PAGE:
# The Domino Effect

The domino effect is the phenomenon of one event causing another, often more serious, to occur. It is a common term used to describe things like an unexpected side effect of taking medication, a sudden shift in work habits or the way that a small change in behavior can lead to more significant changes.

The same principle is at play in domino, where a small nudge can cause an entire line of unsuspecting dominoes to fall over and create a chain reaction that changes the whole environment around them. But while the power of this force is clear, its origins are not as simple as you might think.

Using a domino set to play games is a great way for children and adults to learn basic math skills, as well as the value of cooperation and perseverance. While there are many different kinds of domino games, they all fall into four categories: bidding games, blocking games, scoring games and round games. Most of the most popular domino games involve emptying one’s hand while blocking opponents’ play. Others involve scoring by counting the pips (spots on a domino) in the losing players’ hands.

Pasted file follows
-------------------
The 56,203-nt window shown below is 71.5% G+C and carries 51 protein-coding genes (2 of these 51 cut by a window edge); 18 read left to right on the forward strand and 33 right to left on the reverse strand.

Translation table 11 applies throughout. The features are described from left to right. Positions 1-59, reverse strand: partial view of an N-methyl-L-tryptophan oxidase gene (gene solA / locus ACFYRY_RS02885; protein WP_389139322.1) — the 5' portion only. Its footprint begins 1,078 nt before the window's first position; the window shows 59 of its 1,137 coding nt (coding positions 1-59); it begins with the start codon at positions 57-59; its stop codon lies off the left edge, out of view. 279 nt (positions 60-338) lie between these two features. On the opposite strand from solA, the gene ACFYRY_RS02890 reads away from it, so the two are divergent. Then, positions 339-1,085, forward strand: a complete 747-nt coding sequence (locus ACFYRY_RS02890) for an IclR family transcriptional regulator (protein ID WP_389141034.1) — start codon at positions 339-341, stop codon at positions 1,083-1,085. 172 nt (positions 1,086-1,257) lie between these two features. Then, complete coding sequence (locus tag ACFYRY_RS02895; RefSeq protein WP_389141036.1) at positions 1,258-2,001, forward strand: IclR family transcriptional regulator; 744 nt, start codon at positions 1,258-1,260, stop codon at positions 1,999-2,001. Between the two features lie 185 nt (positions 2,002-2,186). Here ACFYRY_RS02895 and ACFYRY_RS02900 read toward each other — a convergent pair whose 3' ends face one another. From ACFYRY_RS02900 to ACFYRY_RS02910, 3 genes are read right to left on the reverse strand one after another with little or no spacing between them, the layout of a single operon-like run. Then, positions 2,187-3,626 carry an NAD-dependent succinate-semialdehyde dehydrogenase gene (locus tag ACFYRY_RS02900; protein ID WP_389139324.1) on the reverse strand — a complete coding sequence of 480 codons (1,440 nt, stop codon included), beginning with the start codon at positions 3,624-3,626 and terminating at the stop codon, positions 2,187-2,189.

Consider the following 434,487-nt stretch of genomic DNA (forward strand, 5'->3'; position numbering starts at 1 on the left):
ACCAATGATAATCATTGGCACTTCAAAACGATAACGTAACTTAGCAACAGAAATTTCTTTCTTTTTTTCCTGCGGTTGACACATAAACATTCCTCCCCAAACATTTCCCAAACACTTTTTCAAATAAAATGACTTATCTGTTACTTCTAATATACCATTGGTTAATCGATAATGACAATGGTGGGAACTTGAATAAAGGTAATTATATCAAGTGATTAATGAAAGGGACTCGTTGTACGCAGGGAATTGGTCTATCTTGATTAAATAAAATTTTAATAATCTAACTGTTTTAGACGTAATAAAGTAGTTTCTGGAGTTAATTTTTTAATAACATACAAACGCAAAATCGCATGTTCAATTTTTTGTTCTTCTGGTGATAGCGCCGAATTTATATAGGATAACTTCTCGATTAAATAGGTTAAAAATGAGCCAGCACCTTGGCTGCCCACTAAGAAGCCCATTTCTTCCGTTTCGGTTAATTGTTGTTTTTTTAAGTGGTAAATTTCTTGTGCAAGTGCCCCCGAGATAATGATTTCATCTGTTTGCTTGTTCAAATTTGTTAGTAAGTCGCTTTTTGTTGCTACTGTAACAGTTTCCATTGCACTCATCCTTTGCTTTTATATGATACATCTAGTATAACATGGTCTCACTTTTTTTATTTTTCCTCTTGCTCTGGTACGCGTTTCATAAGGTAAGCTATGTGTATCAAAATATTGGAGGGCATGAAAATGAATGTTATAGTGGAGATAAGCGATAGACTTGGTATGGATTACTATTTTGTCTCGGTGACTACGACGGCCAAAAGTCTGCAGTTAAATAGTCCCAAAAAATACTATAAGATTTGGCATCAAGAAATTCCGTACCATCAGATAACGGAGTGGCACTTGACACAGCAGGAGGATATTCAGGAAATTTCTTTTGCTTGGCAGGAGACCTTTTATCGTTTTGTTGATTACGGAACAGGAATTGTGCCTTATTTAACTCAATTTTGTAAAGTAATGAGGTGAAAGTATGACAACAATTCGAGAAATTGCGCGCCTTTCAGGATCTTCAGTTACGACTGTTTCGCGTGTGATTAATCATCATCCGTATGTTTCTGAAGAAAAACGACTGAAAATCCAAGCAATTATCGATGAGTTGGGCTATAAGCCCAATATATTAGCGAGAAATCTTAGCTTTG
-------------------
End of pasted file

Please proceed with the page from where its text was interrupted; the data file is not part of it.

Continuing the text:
Most domino sets have a total of twenty-four tiles, with each tile having two pips and either an up or down face. Some domino sets have more than twenty-four, but these are usually called extended sets and are used for very large games with multiple players.

A domino game begins when the player to the left of the dealer draws his or her first tile for their hand. If a player draws more than they are entitled to, this is called an overdraw. The player should then recall the extra tiles and return them to the stock before the next player takes his or her turn.

After a domino is played, the player to the right of that domino may choose to add his or her own domino. The player must then match the open end of the tile he or she plays to the corresponding open end of the next domino in the line of play. This is known as matching, and it is the key to most domino games.

The number of dominoes in the line of play depends on the number of matches and whether or not any double tiles are used. Most domino games require only a single- or double-spot tile per turn, but the most popular extended sets contain the double-18 (190 tiles).

In addition to polymer plastic, dominoes are available in a variety of other materials and finishes. European-style domino sets are traditionally made of bone, silver lip ocean pearl oyster shell (mother of pearl), ivory or a dark hardwood such as ebony, with contrasting black or white pips inlaid or painted. A number of modern dominoes are also made from woods, metals and even ceramic clay. Some people prefer the look and feel of natural dominoes, and these can be more expensive than plastic sets.